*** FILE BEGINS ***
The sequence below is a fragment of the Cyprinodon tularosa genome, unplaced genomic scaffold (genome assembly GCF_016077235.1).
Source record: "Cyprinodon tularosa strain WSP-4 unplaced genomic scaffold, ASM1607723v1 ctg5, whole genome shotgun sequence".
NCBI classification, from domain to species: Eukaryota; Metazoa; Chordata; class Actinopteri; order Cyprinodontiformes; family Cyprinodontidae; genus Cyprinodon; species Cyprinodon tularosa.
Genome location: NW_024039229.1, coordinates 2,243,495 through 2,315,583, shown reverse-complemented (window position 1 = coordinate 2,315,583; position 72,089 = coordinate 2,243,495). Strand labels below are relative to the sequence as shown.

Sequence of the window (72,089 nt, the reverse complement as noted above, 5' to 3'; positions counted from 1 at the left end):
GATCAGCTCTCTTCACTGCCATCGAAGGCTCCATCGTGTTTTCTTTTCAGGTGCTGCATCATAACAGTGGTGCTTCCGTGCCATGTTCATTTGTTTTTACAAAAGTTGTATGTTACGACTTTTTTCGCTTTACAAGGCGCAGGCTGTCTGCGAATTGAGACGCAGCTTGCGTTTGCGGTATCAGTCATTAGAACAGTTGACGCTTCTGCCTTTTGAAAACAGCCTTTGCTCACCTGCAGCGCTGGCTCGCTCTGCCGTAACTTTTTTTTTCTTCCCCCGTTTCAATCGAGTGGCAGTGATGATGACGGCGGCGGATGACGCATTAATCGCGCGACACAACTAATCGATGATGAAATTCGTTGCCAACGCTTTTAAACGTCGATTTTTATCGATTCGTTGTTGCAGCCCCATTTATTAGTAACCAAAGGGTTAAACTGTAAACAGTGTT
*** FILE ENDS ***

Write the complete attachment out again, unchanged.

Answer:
The sequence below is a fragment of the Cyprinodon tularosa genome, unplaced genomic scaffold (genome assembly GCF_016077235.1).
Source record: "Cyprinodon tularosa strain WSP-4 unplaced genomic scaffold, ASM1607723v1 ctg5, whole genome shotgun sequence".
NCBI classification, from domain to species: Eukaryota; Metazoa; Chordata; class Actinopteri; order Cyprinodontiformes; family Cyprinodontidae; genus Cyprinodon; species Cyprinodon tularosa.
Genome location: NW_024039229.1, coordinates 2,243,495 through 2,315,583, shown reverse-complemented (window position 1 = coordinate 2,315,583; position 72,089 = coordinate 2,243,495). Strand labels below are relative to the sequence as shown.

Sequence of the window (72,089 nt, the reverse complement as noted above, 5' to 3'; positions counted from 1 at the left end):
GATCAGCTCTCTTCACTGCCATCGAAGGCTCCATCGTGTTTTCTTTTCAGGTGCTGCATCATAACAGTGGTGCTTCCGTGCCATGTTCATTTGTTTTTACAAAAGTTGTATGTTACGACTTTTTTCGCTTTACAAGGCGCAGGCTGTCTGCGAATTGAGACGCAGCTTGCGTTTGCGGTATCAGTCATTAGAACAGTTGACGCTTCTGCCTTTTGAAAACAGCCTTTGCTCACCTGCAGCGCTGGCTCGCTCTGCCGTAACTTTTTTTTTCTTCCCCCGTTTCAATCGAGTGGCAGTGATGATGACGGCGGCGGATGACGCATTAATCGCGCGACACAACTAATCGATGATGAAATTCGTTGCCAACGCTTTTAAACGTCGATTTTTATCGATTCGTTGTTGCAGCCCCATTTATTAGTAACCAAAGGGTTAAACTGTAAACAGTGTT